Sprinter Tahmina Kohistani is one of only two track runners who will compete for Afghanistan in the London Olympics -and the only female. She faces some long odds because of the lack of support from her country -- which loves sports but only in those events they expect to win -- and because of the air pollution in Kabul. However, Kohistani has the freedom to run, which would not have been tolerated under the Taliban, and the support of her family, which many Afghan female athletes do not have. Like other Muslim athletes, she runs fully covered, including practicing in a baseball cap in place of a hijab -although she will wear a headscarf at the games. Kohistani is a national champion in her events, the 100 and 200 meters, but her times would place her in high school competition in most countries. Kohistani is proud just to participate in the Olympics. See her in a video interview.

10. United States: Kayla Harrison

Judoka Kayla Harrison started her Olympic journey farther behind than most U.S. athletes. As a teenager, she was sexually abused by her judo coach for three years. Harrison finally stood up and testified against her attacker in court, and he was convicted. But the small-town publicity of the trial forced her to move to Boston and start over. Harrison's new trainer got her into therapy so she could put the past behind her and look forward to victory. Five years later, she has graduated from high school, earned her EMT certification, is engaged to a firefighter, won a world championship, and is favored to win a gold medal in London.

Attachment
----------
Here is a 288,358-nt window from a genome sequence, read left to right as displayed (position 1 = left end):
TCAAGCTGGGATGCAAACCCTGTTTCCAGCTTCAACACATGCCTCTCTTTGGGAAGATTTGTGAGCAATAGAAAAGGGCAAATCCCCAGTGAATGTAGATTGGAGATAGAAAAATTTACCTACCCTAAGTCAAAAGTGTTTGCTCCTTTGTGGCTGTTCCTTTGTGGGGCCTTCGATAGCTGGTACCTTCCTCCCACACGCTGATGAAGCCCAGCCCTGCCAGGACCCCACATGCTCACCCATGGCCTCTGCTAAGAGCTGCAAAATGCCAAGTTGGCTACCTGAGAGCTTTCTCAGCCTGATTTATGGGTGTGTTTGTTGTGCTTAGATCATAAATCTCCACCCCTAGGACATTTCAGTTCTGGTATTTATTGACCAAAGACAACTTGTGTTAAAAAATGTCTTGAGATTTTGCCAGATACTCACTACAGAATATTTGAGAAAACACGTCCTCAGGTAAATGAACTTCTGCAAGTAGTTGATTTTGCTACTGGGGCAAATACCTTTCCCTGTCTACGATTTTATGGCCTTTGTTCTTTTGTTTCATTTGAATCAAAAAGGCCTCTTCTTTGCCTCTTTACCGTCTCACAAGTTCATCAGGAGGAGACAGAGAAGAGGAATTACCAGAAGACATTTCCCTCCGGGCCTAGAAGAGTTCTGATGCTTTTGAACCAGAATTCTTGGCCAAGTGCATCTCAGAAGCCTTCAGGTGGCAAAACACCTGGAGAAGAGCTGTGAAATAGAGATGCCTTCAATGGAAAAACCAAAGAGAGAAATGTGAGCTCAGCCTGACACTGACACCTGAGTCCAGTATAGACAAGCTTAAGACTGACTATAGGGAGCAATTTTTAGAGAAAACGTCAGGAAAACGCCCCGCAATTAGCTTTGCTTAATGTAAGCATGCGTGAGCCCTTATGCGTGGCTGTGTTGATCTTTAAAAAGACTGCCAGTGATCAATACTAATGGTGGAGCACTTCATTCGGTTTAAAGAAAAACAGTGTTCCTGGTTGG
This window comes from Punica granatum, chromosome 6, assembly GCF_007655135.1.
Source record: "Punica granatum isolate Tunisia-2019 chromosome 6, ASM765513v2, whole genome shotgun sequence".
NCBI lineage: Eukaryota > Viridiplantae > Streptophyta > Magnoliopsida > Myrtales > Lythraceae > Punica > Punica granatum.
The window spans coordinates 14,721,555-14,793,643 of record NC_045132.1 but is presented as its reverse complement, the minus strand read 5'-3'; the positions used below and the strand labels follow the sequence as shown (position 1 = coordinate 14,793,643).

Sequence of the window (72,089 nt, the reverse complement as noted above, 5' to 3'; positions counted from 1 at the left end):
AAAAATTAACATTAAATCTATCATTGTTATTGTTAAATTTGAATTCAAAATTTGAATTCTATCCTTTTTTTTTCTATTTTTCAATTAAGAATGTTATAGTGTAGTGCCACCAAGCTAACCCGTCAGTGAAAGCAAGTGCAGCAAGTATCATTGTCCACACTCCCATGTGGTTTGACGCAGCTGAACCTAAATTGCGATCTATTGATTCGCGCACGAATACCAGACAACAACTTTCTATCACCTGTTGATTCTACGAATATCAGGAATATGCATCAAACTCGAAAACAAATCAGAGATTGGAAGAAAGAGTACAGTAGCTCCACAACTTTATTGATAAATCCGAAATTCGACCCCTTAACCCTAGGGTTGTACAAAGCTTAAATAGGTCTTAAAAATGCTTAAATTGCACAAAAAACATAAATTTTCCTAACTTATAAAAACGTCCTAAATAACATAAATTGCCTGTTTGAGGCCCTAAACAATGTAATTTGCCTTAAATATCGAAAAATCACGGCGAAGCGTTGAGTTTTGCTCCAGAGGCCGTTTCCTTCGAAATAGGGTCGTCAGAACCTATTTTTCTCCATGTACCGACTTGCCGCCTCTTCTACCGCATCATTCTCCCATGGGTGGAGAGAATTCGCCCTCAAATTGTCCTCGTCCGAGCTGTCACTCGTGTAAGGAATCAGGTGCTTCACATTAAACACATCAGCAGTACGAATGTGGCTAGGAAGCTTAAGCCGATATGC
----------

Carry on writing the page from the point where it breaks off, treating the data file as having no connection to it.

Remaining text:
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Man Buys Two Metric Tons of LEGO Bricks; Sorts Them Via Machine Learning